Human oral cancers have altered expression of Bcl-2 family members and increased expression of the anti-apoptotic splice variant of Mcl-1

S Mallick, R Patil, R Gyanchandani, S Pawar, V Palve, S Kannan, K A Pathak, M Choudhary, T R Teni
Journal of Pathology 2009, 217 (3): 398-407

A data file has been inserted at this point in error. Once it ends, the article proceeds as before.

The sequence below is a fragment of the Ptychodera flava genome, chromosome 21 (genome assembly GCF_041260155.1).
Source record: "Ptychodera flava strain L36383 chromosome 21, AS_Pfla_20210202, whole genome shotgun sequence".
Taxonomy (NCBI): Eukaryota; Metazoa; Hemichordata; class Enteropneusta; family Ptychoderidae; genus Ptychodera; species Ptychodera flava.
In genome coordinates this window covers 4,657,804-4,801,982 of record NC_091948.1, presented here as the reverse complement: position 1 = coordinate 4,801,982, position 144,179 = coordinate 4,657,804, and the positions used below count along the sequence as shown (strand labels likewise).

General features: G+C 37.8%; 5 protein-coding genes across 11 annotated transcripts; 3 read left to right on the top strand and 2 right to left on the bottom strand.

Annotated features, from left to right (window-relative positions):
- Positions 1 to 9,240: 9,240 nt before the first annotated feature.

Expression of Bcl-2 family proteins in tumours can modulate apoptosis, influencing tumour behaviour and treatment. To investigate their role in oral tumourigenesis, nine Bcl-2 family transcripts were examined in three oral cell lines and 25 oral tumours, using ribonuclease protection assay. Since Mcl-1 mRNA was elevated in these samples, Mcl-1 splice variants were assessed by RT-PCR and Mcl-1 protein was studied in normal, premalignant and malignant oral tissues and cell lines, by immunohistochemistry and/or immunoblotting. The cell lines exhibited significantly higher levels of 7/9 Bcl-2 family transcripts as compared to those in normal tongue, and significantly higher (p=0.030, p=0.004) anti-apoptotic versus pro-apoptotic transcripts. Elevated Mcl-1 mRNA was observed in 11/25 (44%) tumours as compared to normal tissues with a five- to ten-fold higher expression of full-length anti-apoptotic Mcl-1 transcript versus the pro-apoptotic short isoform. Strong cytoplasmic Mcl-1 immunoreactivity was detected predominantly in differentiated epithelia in 27/33 (82%) oral tumours, 18/20 (90%) leukoplakia, 25/30 (83%) submucous fibrosis and 3/3 oral cell lines, with weak staining in 8/15 (53%) normal mucosa samples. Mcl-1 positivity in malignant and premalignant tissues was comparable but significantly higher (p<0.01) than that in normal mucosa. The expression of bcl-2 family genes, including Mcl-1 in tumours, did not correlate significantly with clinicopathological parameters. This is the first report delineating the in vivo expression patterns of Mcl-1 protein and Mcl-1 transcripts in oral cancers and premalignant lesions. The observed imbalance between expression of anti-apoptotic and pro-apoptotic Bcl-2 family genes may promote survival in the oral cell lines. Since the majority of oral tumours associated with tobacco-chewing evolve from premalignant lesions, the sustained expression of full-length anti-apoptotic Mcl-1 protein in these tissues suggests an important role for Mcl-1, early in oral cancer pathogenesis in protecting cells from apoptosis via neutralization of pro-apoptotic members and could be a potential therapeutic target for oral cancers.

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